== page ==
Asatru is the ancient religion of the Scandinavians. It is a Norse term meaning literally a faith or belief in Gods. It is used specifically to refer to the Old Scandinavian Gods known collectively as the Aesir. Asatru has its roots in ancient customs and beliefs, although it is best known from the Age of th e Vikings which was when the stories and customs were written down. Like most other ethnic or folk religions they had no specific name for their religion, although Asatru, Vor tru, “our faith,” or Forn Sed, “ancient ways” are terms that are used in the modern world to describe this faith. The religion was part of the culture, so the beliefs were revealed not only in the mythology, but also in the customs, ethics, and laws.
The gods and goddesses of Asatru
In Snorri Sturluson’s edda (1320 AD) we find a listing of the Aesir (gods), Asynjor (goddesses) and other beings of the Norse mythology and some brief stories which present the ancient mythology. First named is Odin, his son Balder, Thor and his wife, Sib Tyr, Nyord and his son and daughter, Freyr and Freya, Bragi, Heimdall, Hod, Vidar, Ali, Ullr, Loki, AEyir and his wife, Ran. Also named are many of the goddesses, who include, among others, Frigg, Freya, Lofn, Var, and Skadi The mythology also preserves an account a story of two warring groups of deities, the AEsir and the Vanir who pledged a truce with one another and are referred to now collectively as the AEsir.
In English speaking countries four of the days of the week are named after these gods. Tuesday comes from Tiu’s day who is also known as Tyr. Wednesday comes from a compound meaning “Odin’s day,” Thursday from ‘Thor’s day” with Friday from “Freya’s day.” Throughout Scandinavia and northern Europe we find places that were dedicated anciently and named for the gods and goddesses who are still honored in this day and age.
The beliefs of Asatru
Asatru beliefs are rooted in the past and in the sacred mythos and cosmology of the Old Norse and Germanic people. As an ethnic or folk religion the authoritative source of belief that can legitimately be considered Asatru are the precedents found in the traditions, myths, folklore, literature, laws, customs, and cultural concepts which were shaped by belief in the AEsir and other supernatural beings and powers. There is no historical founder or prophet who made revealed pronouncements of law or belief There is no central authority that lays down dogma or tenets.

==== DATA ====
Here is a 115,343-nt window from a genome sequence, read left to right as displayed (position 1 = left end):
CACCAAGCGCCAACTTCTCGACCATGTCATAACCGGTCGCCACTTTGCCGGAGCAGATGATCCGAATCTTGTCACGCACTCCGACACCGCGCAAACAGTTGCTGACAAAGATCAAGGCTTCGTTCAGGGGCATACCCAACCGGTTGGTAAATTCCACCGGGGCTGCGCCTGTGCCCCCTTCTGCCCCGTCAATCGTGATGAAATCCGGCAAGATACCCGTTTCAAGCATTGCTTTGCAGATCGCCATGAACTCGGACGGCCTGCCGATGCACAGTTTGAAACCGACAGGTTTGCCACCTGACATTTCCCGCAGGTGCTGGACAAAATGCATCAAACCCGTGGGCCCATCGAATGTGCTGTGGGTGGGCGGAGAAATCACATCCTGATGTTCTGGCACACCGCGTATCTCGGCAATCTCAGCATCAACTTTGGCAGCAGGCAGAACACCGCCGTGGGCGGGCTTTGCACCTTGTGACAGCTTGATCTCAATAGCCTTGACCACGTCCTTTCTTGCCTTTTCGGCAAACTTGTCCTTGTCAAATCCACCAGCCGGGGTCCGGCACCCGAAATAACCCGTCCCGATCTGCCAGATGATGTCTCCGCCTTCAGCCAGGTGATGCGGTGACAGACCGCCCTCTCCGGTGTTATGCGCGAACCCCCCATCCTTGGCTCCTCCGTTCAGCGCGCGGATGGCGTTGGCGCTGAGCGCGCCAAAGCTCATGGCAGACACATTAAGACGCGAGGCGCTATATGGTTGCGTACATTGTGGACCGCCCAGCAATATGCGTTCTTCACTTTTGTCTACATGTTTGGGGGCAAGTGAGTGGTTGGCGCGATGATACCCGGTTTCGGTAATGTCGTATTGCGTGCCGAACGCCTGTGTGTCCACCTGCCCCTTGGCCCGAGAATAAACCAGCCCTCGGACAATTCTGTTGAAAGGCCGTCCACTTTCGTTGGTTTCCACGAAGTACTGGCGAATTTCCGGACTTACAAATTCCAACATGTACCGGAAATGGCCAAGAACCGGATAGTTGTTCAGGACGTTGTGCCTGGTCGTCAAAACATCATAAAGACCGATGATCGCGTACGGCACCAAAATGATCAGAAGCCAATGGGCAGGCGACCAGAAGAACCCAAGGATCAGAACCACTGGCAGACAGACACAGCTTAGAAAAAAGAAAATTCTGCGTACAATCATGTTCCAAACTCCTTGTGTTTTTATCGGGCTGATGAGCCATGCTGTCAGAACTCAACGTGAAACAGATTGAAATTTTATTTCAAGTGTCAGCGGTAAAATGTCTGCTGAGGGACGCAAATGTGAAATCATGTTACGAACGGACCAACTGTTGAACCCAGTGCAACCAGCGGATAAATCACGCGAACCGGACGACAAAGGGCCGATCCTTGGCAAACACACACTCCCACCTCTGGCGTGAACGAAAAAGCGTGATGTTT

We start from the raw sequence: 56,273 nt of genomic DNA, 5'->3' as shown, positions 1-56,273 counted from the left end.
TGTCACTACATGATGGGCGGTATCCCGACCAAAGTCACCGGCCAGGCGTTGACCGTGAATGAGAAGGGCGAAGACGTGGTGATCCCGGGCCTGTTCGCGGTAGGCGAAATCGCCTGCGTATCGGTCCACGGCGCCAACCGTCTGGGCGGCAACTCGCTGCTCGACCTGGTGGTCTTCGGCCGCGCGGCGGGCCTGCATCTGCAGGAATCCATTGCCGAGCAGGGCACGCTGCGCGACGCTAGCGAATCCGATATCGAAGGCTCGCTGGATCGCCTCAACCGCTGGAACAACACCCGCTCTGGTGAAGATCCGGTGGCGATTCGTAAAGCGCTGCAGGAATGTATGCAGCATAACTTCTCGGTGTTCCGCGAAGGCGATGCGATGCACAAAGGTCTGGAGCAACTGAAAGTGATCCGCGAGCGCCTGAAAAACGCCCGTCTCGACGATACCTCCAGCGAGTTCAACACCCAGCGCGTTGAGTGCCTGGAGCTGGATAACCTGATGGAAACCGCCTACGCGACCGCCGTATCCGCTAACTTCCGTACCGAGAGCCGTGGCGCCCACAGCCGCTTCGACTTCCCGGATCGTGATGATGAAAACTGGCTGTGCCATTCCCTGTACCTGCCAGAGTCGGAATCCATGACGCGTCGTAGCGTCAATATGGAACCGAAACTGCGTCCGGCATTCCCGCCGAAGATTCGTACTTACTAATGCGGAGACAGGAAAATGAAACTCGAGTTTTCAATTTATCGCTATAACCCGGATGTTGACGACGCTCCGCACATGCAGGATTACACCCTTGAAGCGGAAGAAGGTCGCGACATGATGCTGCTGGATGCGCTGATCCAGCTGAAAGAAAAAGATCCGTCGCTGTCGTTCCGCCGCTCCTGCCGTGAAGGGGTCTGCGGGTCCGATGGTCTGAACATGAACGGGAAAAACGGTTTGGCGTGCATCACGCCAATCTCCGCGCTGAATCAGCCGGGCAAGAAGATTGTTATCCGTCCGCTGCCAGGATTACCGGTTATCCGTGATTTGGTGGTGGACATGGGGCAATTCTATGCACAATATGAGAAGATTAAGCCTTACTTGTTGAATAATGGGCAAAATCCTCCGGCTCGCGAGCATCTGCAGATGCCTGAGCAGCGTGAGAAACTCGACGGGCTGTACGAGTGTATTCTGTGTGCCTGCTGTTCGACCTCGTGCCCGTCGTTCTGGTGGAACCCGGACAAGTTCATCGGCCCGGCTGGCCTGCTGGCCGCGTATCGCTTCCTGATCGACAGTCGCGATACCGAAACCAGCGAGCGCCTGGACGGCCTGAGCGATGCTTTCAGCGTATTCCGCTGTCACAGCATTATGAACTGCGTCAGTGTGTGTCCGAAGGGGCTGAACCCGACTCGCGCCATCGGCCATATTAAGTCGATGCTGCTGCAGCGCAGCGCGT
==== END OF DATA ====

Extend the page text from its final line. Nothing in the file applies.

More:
The beliefs and rites of Asatru are symbolized by the World Tree, which grows at the Well of Urdh or Wyrd. The norns water the World Tree with the water from the Well of Urdh which deposits layers ofsediment over the roots.
A particular quality called hamingfa, “luck” or “fortune”, can be accumulated and passed on to ones descendents. In spiritual terms, this legacy can refer to wisdom, personality, or talent, while in practical terms, this can include one’s wealth, reputation and external family ties.
Asatru and Odinism
There are Asatruar and Odinists who feel that they are the same religion, while many others who are Asatruar or Odinist feel there are distinct differences. The term “Odinist” refers to an individual who is primarily dedicated to Odin, and as such could also consider themselves Asatru, Wiccan, Neo-pagan or simply Odinist, depending on the rites, fellowship and beliefs in which they express their dedication to that deity (and associated deities)
The rites and ceremonies of Asatra
One ritual is the highly ceremonial toast following a formal meal, which parallels the sumbel. The sumbel is a ceremony that includes drinking communally and offering up inspired speech that was binding in terms of oath and intent,
A blat, sacrifice or blessing, is an offering to deity or other supernatural beings. The offering may be a simple sharing of food or drink by an individual to a more elaborate community ceremony. These ceremonies may be performed indoors, or outside in a natural setting.
Additional ceremonies include the naming of a child and its acceptance into the family (ausa vatni), burials, healing, blessings in time of need and divination among others.
Does Asatru practice magick?
Almost all religions practice some form of ritual magick and Asatru is not exception. In the Eddas, sagas, and other literature you will find both men and gods depicted using and teaching galdr (magical chants and songs), seidh (a shamanistic magic involving altered states of consciousness and communication with spirits and gods). .Rune diivination and auguries were also an important part of the spiritual and religious views of the Old Norse and Germanic people